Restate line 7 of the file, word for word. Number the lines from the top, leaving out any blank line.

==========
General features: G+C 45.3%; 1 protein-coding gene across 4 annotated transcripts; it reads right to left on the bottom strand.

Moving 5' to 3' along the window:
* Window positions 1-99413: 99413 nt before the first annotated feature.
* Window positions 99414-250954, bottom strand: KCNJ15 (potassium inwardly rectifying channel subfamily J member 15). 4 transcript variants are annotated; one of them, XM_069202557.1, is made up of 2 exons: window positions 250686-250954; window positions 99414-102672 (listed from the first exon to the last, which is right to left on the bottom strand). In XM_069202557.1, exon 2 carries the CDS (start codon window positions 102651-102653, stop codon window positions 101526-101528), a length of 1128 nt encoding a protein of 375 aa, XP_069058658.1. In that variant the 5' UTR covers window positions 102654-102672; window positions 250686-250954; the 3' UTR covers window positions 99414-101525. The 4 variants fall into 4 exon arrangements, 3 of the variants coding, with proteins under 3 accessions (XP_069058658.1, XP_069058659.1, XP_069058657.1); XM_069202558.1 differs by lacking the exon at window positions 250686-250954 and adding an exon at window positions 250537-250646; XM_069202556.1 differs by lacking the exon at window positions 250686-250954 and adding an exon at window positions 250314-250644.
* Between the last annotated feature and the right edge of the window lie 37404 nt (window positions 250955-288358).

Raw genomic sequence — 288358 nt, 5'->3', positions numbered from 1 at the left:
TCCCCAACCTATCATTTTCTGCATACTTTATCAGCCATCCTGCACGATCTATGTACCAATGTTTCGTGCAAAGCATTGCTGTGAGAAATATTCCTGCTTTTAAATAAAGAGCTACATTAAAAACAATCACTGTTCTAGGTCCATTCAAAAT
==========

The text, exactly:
TCCCCAACCTATCATTTTCTGCATACTTTATCAGCCATCCTGCACGATCTATGTACCAATGTTTCGTGCAAAGCATTGCTGTGAGAAATATTCCTGCTTTTAAATAAAGAGCTACATTAAAAACAATCACTGTTCTAGGTCCATTCAAAAT